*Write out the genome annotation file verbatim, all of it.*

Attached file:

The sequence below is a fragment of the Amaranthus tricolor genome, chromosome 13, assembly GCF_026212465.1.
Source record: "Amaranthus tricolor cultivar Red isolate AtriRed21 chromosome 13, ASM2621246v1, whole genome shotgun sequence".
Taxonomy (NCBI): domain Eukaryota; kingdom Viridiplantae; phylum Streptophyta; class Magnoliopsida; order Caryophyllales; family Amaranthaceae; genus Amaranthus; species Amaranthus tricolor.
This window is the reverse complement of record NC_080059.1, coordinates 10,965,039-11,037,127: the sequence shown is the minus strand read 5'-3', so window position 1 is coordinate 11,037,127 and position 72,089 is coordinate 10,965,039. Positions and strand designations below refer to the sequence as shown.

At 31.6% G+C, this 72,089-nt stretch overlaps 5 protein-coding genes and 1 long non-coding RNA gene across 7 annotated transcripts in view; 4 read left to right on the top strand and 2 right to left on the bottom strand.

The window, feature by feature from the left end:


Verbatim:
The sequence below is a fragment of the Amaranthus tricolor genome, chromosome 13, assembly GCF_026212465.1.
Source record: "Amaranthus tricolor cultivar Red isolate AtriRed21 chromosome 13, ASM2621246v1, whole genome shotgun sequence".
Taxonomy (NCBI): domain Eukaryota; kingdom Viridiplantae; phylum Streptophyta; class Magnoliopsida; order Caryophyllales; family Amaranthaceae; genus Amaranthus; species Amaranthus tricolor.
This window is the reverse complement of record NC_080059.1, coordinates 10,965,039-11,037,127: the sequence shown is the minus strand read 5'-3', so window position 1 is coordinate 11,037,127 and position 72,089 is coordinate 10,965,039. Positions and strand designations below refer to the sequence as shown.

At 31.6% G+C, this 72,089-nt stretch overlaps 5 protein-coding genes and 1 long non-coding RNA gene across 7 annotated transcripts in view; 4 read left to right on the top strand and 2 right to left on the bottom strand.

The window, feature by feature from the left end: